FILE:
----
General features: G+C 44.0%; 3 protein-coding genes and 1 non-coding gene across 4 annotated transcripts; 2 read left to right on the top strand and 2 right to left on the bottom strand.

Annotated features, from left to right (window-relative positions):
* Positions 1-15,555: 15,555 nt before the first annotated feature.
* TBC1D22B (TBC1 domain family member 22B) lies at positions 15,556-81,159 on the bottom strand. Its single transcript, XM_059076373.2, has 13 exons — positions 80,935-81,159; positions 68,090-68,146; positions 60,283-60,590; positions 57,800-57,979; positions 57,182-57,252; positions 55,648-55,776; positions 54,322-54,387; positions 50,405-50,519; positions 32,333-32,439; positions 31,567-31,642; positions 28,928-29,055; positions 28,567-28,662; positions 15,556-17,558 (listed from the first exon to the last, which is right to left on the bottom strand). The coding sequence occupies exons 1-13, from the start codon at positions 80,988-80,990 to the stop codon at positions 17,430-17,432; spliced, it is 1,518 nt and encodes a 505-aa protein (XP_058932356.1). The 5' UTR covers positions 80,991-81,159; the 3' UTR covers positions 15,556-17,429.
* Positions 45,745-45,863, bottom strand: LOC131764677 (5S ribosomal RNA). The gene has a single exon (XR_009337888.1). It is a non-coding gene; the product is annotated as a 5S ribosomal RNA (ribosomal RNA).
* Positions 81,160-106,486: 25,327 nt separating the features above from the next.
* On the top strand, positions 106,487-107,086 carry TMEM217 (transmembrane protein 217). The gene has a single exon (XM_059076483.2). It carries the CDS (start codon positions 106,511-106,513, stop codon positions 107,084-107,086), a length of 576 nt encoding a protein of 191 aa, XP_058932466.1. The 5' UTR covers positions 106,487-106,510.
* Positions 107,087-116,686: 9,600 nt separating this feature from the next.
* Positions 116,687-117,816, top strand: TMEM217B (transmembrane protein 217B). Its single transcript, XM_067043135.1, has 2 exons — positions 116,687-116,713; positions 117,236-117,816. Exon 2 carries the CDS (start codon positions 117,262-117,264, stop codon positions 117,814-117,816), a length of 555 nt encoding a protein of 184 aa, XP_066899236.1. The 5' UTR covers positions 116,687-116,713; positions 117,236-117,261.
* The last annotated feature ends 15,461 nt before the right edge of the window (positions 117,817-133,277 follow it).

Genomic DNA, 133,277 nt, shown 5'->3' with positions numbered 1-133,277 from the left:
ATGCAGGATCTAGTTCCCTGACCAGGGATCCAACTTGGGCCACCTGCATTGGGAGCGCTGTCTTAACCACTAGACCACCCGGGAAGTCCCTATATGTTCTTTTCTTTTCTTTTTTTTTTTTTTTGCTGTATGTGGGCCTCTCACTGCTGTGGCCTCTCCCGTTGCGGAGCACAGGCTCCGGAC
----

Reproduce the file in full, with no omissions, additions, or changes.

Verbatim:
General features: G+C 44.0%; 3 protein-coding genes and 1 non-coding gene across 4 annotated transcripts; 2 read left to right on the top strand and 2 right to left on the bottom strand.

Annotated features, from left to right (window-relative positions):
* Positions 1-15,555: 15,555 nt before the first annotated feature.
* TBC1D22B (TBC1 domain family member 22B) lies at positions 15,556-81,159 on the bottom strand. Its single transcript, XM_059076373.2, has 13 exons — positions 80,935-81,159; positions 68,090-68,146; positions 60,283-60,590; positions 57,800-57,979; positions 57,182-57,252; positions 55,648-55,776; positions 54,322-54,387; positions 50,405-50,519; positions 32,333-32,439; positions 31,567-31,642; positions 28,928-29,055; positions 28,567-28,662; positions 15,556-17,558 (listed from the first exon to the last, which is right to left on the bottom strand). The coding sequence occupies exons 1-13, from the start codon at positions 80,988-80,990 to the stop codon at positions 17,430-17,432; spliced, it is 1,518 nt and encodes a 505-aa protein (XP_058932356.1). The 5' UTR covers positions 80,991-81,159; the 3' UTR covers positions 15,556-17,429.
* Positions 45,745-45,863, bottom strand: LOC131764677 (5S ribosomal RNA). The gene has a single exon (XR_009337888.1). It is a non-coding gene; the product is annotated as a 5S ribosomal RNA (ribosomal RNA).
* Positions 81,160-106,486: 25,327 nt separating the features above from the next.
* On the top strand, positions 106,487-107,086 carry TMEM217 (transmembrane protein 217). The gene has a single exon (XM_059076483.2). It carries the CDS (start codon positions 106,511-106,513, stop codon positions 107,084-107,086), a length of 576 nt encoding a protein of 191 aa, XP_058932466.1. The 5' UTR covers positions 106,487-106,510.
* Positions 107,087-116,686: 9,600 nt separating this feature from the next.
* Positions 116,687-117,816, top strand: TMEM217B (transmembrane protein 217B). Its single transcript, XM_067043135.1, has 2 exons — positions 116,687-116,713; positions 117,236-117,816. Exon 2 carries the CDS (start codon positions 117,262-117,264, stop codon positions 117,814-117,816), a length of 555 nt encoding a protein of 184 aa, XP_066899236.1. The 5' UTR covers positions 116,687-116,713; positions 117,236-117,261.
* The last annotated feature ends 15,461 nt before the right edge of the window (positions 117,817-133,277 follow it).

Genomic DNA, 133,277 nt, shown 5'->3' with positions numbered 1-133,277 from the left:
ATGCAGGATCTAGTTCCCTGACCAGGGATCCAACTTGGGCCACCTGCATTGGGAGCGCTGTCTTAACCACTAGACCACCCGGGAAGTCCCTATATGTTCTTTTCTTTTCTTTTTTTTTTTTTTTGCTGTATGTGGGCCTCTCACTGCTGTGGCCTCTCCCGTTGCGGAGCACAGGCTCCGGAC